UCB restores original Bank of Adairsville office door
by Jason Lowrey
Jul 24, 2014 | 1436 views | 0 0 comments | 22 22 recommendations | email to a friend | print
Gary Floyd, from left, Mary Abernathy, Kenneth Carson, Evan King, Glenda Duvall and John Worley pose beside the original director’s room door, circa 1899, from the downtown Bank of Adairsville. SKIP BUTLER/The Daily Tribune News
Gary Floyd, from left, Mary Abernathy, Kenneth Carson, Evan King, Glenda Duvall and John Worley pose beside the original director’s room door, circa 1899, from the downtown Bank of Adairsville. SKIP BUTLER/The Daily Tribune News
Although the Bank of Adairsville’s original location was hollowed out during demolition work, and the fate of its marble facade is still uncertain, one part of the bank still survives in its original form: the directors’ room door.

Salvaged by former Adairsville Mayor Evan King, the door found its way to United Community Bank Adairsville President Gary Floyd, who had it restored. On and off for approximately three months, Adairsville resident John Worley peeled away 12 layers of paint to reveal the original wood, which he believed could be mahogany. The door, now refinished, has a place of honor in UCB’s lobby.

Floyd said King offered him the door after he saved it from the construction dumpster.

“He said, ‘Do you want it?’ I said, ‘Yeah, absolutely I want it.’ ... I just thought it would be something neat for the community to do,” Floyd said. “People just stand over there as they’re coming into the bank, leaving the bank, and just reminisce. The heritage of a small community is greater than the heritage of a larger town and people go back and they remember the old bank building and they remember the people who work there. So that’s what all of this is about, to me anyways.”

King explained he offered the door to Floyd due to UCB’s heritage of buying the Bank of Adairsville in the 1990s.

“They were doing the demolition. ... I thought, well, knowing that this bank evolved from the Bank of Adairsville ... I thought that would be a good gesture. I didn’t know how Gary would use it. I brought it back down here before they stuck it in a dumpster,” he said.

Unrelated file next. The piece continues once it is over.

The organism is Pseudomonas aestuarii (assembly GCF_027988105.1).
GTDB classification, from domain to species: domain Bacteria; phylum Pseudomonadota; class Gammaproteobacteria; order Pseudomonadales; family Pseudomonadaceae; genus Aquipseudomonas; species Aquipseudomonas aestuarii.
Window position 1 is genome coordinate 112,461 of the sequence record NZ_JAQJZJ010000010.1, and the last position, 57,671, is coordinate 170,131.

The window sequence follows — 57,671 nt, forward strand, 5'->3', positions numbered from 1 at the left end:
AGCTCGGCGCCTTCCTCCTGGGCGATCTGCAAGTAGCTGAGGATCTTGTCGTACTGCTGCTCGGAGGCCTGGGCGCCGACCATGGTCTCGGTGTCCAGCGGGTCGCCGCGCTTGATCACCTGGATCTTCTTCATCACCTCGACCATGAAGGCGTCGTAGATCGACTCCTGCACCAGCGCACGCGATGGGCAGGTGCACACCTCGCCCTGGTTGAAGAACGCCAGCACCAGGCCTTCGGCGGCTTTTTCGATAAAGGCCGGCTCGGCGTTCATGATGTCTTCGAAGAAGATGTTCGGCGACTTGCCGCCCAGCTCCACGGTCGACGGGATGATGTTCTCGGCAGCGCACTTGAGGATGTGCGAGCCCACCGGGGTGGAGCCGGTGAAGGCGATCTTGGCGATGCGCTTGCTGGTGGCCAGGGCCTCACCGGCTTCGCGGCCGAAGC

Speaking about the old Bank of Adairsville building, which later housed city hall, King said he could remember walking through the doors of the old marble facade, which were hidden for more than 30 years. When the city began planning the renovation King was still mayor and he said he was aware of the marble behind the newer facade. However, he personally believed the marble and the facade as a whole would not be in good shape.

“We’re like a lot of communities in north Georgia and we’ve had people to move in and they just weren’t aware,” King said of the marble. “The bank is actually the one that did the front of the building back when the bank was there. The city didn’t do that, and then when the bank moved to this location they donated the building to the city. That’s how that’s progressed. The city did not put the front over the marble to begin with. That was a private industry.”

Citing prior personal experience with renovating a brick facade in Adairsville, King said his uncle once restored a building on the city square and the mortar between the bricks was dried and crumbling, requiring the entire front of the building to be torn down and repaired. King expected the Bank of Adairsville facade to be in similar shape, as the added awning likely trapped heat and further baked the mortar.

“My thought was, we’re going to run into a similar situation, because I’ve seen a lot of buildings not only in Adairsville but in Calhoun, Rome, different places where they do the same thing. ... So [I] had no idea how it was going to look behind there. Going in we would have thought more than likely we would have to do the whole front. That was my personal thinking,” he said.

City Manager Pam Madison said the city would likely move toward adopting a preservation ordinance in response to the renovation process.

“I think the city is going to be adopting a new historic preservation ordinance and appointing a historical commission, and then anything on a historic registry will follow an appropriate protocol,” she said. “The difference between those things that are typically in place and the city hall building is we only have the sides remaining and it’s no longer a structure qualified for historic preservation grants that are pretty common. So I ... think having that in place for future historic properties will be appropriate, but in this particular case because the demolition process has taken place and the facades are the only things that are remaining, it puts us in a different position than we may have been in had we looked at the grants in advance of the demolition.”

Efforts to close the funding gap between the city’s renovation budget and the $70,000 to $100,000 estimated cost to competely save and restore the marble facade are still ongoing, Madison said. She added her office is planning on releasing bid documents by the end of the month that will include all the city’s options, which involve installing parts of the marble inside, incorporating sections of the marble into a brick facade or completely saving the marble facade. Bids will be back within 30 days and the council will make a decision.

“It’ll be a financial decision based on what’s available in the budget,” Madison said.

The delayed decision on the facade has in turned delayed the city’s overall progress. Madison believed city operations will not return to the square until the end of the year or early spring 2015.